Cookies and data use

We use cookies to personalise content, to provide social media features and to analyse our traffic. With your consent we share some information about your use of our site with our analytics partner who may combine it with other information that you have provided to them or that they have collected from your use of their services. You consent to use some cookies if you continue to use this website.

Our own in-house analytics must remain turned on for the site to function; information collected by this service is never shared. You can choose to opt out of Google services by clicking on the optional tick below. If you choose to create an account, we will store the information you provide on our servers and a copy of the information on your computer so that you are able to use the website properly.

Your web browser has sent a "Do Not Track" request, in order to honour this Google Analytics has been automatically disabled for your visit. You can change your settings data use settings below. Click "Okay" when you're finished.

Required:  ✔ Essentials   ✔ Respecting Do Not Track  
Optional:  Google services

Blog post image cap

Learning to Count On with fiction

Published 9 months ago by Ann Baker

David Carter's Lift the Flaps and Learn to Count! is one of the books featured in Preventing the Numeracy Gap Year 1 our new online course for 2019.

learning to count1

This is not a typical counting book in any sense of the word. Just the fact that it counts to 100, sets it apart from most counting books, but then dig deeper, there is so much to discover.

In fact this is more of a counting on book than a counting book.

Page 1 we lift the flaps and count to 5 and then on page 2 we pick up the count at 6 and count on to 10. I don't know of any other book that makes counting on so explicit ...

learning to count2

This pattern allows us to use the book as an introduction to purposeful skip counting in 5s or 10s. We can even start at the end and count back in 5s and 10s. Another interesting feature is the place value pattern that occurs when adding 10 more each time. Page 1 we see 1, page 3 we see 11 and page 5, 21. There are 2 patterns to follow, l, 11 ,21/31,41--.. and 6, 16, 26,3 6, 46...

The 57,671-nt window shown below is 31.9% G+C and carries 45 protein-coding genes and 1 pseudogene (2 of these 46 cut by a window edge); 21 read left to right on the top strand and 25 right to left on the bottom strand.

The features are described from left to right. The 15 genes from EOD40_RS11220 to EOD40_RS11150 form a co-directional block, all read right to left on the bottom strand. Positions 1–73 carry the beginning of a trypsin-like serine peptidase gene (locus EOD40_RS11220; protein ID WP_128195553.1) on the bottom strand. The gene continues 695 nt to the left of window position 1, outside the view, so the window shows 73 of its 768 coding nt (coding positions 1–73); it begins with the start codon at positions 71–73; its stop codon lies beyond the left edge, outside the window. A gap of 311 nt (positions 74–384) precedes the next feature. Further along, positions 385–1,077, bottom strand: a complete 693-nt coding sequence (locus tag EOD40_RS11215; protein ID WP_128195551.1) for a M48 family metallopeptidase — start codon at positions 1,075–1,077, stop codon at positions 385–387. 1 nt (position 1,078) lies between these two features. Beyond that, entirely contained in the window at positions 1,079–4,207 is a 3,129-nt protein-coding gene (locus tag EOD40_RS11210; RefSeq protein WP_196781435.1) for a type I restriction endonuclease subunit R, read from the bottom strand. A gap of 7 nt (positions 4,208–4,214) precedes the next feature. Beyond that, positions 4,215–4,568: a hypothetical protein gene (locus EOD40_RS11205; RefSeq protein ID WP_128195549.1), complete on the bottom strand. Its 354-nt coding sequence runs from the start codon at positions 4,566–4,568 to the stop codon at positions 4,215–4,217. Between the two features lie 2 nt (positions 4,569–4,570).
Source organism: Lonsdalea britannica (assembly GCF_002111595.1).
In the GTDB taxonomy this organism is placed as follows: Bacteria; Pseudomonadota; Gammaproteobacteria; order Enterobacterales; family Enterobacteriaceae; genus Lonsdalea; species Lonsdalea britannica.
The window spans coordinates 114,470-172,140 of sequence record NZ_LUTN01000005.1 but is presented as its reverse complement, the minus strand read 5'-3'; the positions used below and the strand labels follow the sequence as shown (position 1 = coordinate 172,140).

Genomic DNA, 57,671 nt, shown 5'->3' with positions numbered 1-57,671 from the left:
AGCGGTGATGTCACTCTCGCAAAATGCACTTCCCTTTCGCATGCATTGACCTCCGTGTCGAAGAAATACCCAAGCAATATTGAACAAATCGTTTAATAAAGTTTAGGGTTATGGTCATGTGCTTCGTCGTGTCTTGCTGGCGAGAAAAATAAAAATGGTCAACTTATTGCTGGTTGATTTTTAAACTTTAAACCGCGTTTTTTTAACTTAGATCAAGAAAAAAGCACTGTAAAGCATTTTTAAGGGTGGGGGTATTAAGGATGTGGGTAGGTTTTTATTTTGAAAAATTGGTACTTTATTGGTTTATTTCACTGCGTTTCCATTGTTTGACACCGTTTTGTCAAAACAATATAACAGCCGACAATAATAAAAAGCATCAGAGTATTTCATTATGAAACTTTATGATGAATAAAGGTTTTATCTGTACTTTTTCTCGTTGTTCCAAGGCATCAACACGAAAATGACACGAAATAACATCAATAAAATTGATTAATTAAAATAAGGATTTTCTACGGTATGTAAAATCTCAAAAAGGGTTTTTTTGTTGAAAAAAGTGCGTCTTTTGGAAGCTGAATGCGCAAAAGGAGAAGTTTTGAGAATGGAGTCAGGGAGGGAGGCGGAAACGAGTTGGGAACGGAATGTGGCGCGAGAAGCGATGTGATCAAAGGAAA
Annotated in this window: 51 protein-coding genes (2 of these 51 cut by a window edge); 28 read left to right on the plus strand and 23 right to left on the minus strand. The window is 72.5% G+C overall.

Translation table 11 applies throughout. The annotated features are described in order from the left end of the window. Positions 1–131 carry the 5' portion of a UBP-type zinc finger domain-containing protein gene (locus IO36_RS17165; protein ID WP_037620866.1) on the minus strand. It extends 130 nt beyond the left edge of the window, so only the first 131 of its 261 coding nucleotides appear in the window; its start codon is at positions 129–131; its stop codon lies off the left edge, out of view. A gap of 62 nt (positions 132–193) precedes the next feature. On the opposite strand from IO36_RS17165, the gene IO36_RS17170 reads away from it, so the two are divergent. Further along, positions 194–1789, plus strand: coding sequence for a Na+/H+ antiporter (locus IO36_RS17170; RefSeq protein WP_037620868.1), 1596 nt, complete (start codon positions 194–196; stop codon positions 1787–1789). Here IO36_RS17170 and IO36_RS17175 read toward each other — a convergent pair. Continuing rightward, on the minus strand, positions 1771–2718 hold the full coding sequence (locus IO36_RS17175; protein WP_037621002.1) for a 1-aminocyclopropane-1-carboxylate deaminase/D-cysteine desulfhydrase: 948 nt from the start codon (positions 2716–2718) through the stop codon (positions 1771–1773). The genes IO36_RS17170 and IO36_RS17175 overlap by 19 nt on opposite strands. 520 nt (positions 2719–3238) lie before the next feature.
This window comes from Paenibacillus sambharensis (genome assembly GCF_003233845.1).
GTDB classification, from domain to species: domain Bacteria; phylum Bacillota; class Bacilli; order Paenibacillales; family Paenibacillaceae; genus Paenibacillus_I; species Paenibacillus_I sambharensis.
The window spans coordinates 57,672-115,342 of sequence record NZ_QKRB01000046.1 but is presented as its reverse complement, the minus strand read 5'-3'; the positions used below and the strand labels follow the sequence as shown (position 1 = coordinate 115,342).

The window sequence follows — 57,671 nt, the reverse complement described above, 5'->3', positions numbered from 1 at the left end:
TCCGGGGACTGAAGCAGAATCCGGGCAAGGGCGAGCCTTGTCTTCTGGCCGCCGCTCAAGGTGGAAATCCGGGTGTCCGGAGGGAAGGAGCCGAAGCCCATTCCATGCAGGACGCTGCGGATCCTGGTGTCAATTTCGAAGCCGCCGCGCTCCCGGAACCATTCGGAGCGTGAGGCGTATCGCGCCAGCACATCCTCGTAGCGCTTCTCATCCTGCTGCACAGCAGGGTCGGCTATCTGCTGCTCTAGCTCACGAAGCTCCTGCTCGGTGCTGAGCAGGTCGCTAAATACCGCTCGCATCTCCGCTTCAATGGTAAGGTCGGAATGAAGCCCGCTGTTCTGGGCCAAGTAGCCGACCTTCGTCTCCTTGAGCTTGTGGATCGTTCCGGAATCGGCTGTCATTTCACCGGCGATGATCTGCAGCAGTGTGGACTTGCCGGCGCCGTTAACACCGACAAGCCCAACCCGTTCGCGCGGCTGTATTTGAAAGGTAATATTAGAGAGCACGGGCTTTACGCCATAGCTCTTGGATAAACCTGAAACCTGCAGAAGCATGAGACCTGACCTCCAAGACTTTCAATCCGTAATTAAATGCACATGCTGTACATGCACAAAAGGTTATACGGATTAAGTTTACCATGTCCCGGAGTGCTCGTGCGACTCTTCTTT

Some students might like to use their 100 a 120 square to explore other count on 10 patterns and investigate what happens and why.

How to use the book

This is a 'multiple entry point' book if ever there was one.

Sorting For the youngest learners it is a sorting book. Each set of 10 flaps on a page is related to a sorting theme, under the sea, transport, wild animals, vegetables, dinosaurs, in fact there is just about something to catch the attention of most students. Set the book out as an invitation, a provocation to sort a collection of fairly random counting objects. This should lead to categorising, recategorising, comparing and quantifying.

Counting and Number Recognition At an introductory level simply lifting the flaps and keeping count can be enjoyed. The numerals tell how many counted so far not how many visible. This can lead to interesting conversations about the many ways numbers are used. Students can be asked to say what number will come next to develop an introduction to counting on. I love to give students coloured post its or coloured paper, scissors and glue sticks so that they can choose their own category and create their own lift the flap and count sequences. Students can swap their lift the flap and count sequences with a friend or take them home to share. The important thing here is that students are engaged with authentic, purposeful and 'fun' experiences.

Into Teen Numbers At the end of pages 1 and 2 the count to 10 is complete, invite students to predict what counting numbers they might find on the next 2 pages. You might like to record the count to date on a numberline as a visual to help students show the ordered count and continue the pattern of the 1s, 5s and the next 10 (20).

learning to count3

Use the 10 flaps already counted as a springboard for:

We need to spend adequate time with teen numbers and their anomalies as well as to ensure students hear the difference between for instance 13 and 30.

For additonal support with teen numbers see our 'Hidden Creatures' and 'Place Value to 100'.

Counting on and Counting Patterns

Use this book in conjunction with a 100 square to investigate counting on and skip counting patterns and pose questions such as: "If we started on 3 and counted on in IOs 5s or 2s what patterns might we notice? As usual, have fun with numbers!

Share this post